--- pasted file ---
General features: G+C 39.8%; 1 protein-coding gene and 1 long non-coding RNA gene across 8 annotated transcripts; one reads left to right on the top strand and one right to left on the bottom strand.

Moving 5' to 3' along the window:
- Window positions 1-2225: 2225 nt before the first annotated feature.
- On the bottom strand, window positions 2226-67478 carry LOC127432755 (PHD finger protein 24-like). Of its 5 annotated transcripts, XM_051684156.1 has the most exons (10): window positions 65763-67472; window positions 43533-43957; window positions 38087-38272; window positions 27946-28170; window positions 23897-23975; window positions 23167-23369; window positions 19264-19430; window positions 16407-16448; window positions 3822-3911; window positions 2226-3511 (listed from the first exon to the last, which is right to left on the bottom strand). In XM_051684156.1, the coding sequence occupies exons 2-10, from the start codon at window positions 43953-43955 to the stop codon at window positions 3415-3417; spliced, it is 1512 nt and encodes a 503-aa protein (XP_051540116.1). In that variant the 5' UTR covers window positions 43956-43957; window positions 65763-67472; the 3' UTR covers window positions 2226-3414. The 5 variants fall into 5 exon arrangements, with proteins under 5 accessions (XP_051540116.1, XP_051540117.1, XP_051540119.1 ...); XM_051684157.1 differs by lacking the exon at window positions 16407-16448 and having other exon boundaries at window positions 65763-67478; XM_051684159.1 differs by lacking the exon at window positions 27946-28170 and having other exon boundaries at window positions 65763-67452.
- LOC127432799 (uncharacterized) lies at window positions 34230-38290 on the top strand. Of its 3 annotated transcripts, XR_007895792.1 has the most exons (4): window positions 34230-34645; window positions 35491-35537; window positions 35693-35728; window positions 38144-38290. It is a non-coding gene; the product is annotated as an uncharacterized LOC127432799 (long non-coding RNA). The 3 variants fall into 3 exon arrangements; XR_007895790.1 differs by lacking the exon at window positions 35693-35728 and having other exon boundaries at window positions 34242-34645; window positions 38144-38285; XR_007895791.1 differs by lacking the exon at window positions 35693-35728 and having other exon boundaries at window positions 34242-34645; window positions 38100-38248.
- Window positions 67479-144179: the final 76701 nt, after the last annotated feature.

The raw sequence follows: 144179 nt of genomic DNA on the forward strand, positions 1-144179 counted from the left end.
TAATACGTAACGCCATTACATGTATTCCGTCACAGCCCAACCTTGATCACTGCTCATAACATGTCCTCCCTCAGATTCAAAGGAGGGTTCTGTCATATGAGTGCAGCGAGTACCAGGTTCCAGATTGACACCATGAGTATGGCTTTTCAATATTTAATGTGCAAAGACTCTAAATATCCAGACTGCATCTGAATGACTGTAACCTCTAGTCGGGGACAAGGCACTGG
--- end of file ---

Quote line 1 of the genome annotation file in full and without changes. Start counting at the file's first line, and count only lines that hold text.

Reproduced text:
General features: G+C 39.8%; 1 protein-coding gene and 1 long non-coding RNA gene across 8 annotated transcripts; one reads left to right on the top strand and one right to left on the bottom strand.